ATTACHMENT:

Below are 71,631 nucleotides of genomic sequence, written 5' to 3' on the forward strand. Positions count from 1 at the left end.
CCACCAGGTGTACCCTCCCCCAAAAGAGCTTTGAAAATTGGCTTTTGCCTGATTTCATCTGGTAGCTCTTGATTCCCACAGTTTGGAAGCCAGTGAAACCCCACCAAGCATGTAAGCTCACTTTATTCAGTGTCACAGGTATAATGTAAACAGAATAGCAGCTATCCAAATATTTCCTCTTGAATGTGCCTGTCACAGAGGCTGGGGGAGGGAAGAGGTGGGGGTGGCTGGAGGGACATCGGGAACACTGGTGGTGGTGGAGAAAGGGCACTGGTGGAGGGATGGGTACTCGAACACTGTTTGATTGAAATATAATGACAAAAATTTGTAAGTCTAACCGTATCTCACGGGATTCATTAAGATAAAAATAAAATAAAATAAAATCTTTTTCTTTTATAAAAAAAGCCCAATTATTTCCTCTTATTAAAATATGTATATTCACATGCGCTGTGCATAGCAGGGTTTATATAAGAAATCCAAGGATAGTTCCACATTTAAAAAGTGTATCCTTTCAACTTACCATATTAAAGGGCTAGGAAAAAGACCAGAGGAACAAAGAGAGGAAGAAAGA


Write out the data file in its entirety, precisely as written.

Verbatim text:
Below are 71,631 nucleotides of genomic sequence, written 5' to 3' on the forward strand. Positions count from 1 at the left end.
CCACCAGGTGTACCCTCCCCCAAAAGAGCTTTGAAAATTGGCTTTTGCCTGATTTCATCTGGTAGCTCTTGATTCCCACAGTTTGGAAGCCAGTGAAACCCCACCAAGCATGTAAGCTCACTTTATTCAGTGTCACAGGTATAATGTAAACAGAATAGCAGCTATCCAAATATTTCCTCTTGAATGTGCCTGTCACAGAGGCTGGGGGAGGGAAGAGGTGGGGGTGGCTGGAGGGACATCGGGAACACTGGTGGTGGTGGAGAAAGGGCACTGGTGGAGGGATGGGTACTCGAACACTGTTTGATTGAAATATAATGACAAAAATTTGTAAGTCTAACCGTATCTCACGGGATTCATTAAGATAAAAATAAAATAAAATAAAATCTTTTTCTTTTATAAAAAAAGCCCAATTATTTCCTCTTATTAAAATATGTATATTCACATGCGCTGTGCATAGCAGGGTTTATATAAGAAATCCAAGGATAGTTCCACATTTAAAAAGTGTATCCTTTCAACTTACCATATTAAAGGGCTAGGAAAAAGACCAGAGGAACAAAGAGAGGAAGAAAGA